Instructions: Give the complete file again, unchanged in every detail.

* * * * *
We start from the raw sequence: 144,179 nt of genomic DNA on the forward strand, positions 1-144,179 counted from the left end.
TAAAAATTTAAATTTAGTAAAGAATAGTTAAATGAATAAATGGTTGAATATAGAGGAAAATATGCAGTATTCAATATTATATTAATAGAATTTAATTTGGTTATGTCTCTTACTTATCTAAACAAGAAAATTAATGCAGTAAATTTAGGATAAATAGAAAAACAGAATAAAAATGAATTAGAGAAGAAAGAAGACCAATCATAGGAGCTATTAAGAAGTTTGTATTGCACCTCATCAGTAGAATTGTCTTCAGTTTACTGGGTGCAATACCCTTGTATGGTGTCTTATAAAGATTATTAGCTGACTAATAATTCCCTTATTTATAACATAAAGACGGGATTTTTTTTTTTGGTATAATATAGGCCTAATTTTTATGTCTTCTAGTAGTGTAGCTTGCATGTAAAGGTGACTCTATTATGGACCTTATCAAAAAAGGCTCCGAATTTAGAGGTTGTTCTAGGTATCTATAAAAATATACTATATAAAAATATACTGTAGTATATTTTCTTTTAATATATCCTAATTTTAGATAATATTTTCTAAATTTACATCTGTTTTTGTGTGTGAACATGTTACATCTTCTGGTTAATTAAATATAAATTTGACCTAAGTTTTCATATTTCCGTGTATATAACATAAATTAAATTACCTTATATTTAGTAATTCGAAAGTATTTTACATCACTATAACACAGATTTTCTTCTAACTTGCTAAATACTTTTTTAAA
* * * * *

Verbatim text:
We start from the raw sequence: 144,179 nt of genomic DNA on the forward strand, positions 1-144,179 counted from the left end.
TAAAAATTTAAATTTAGTAAAGAATAGTTAAATGAATAAATGGTTGAATATAGAGGAAAATATGCAGTATTCAATATTATATTAATAGAATTTAATTTGGTTATGTCTCTTACTTATCTAAACAAGAAAATTAATGCAGTAAATTTAGGATAAATAGAAAAACAGAATAAAAATGAATTAGAGAAGAAAGAAGACCAATCATAGGAGCTATTAAGAAGTTTGTATTGCACCTCATCAGTAGAATTGTCTTCAGTTTACTGGGTGCAATACCCTTGTATGGTGTCTTATAAAGATTATTAGCTGACTAATAATTCCCTTATTTATAACATAAAGACGGGATTTTTTTTTTTGGTATAATATAGGCCTAATTTTTATGTCTTCTAGTAGTGTAGCTTGCATGTAAAGGTGACTCTATTATGGACCTTATCAAAAAAGGCTCCGAATTTAGAGGTTGTTCTAGGTATCTATAAAAATATACTATATAAAAATATACTGTAGTATATTTTCTTTTAATATATCCTAATTTTAGATAATATTTTCTAAATTTACATCTGTTTTTGTGTGTGAACATGTTACATCTTCTGGTTAATTAAATATAAATTTGACCTAAGTTTTCATATTTCCGTGTATATAACATAAATTAAATTACCTTATATTTAGTAATTCGAAAGTATTTTACATCACTATAACACAGATTTTCTTCTAACTTGCTAAATACTTTTTTAAA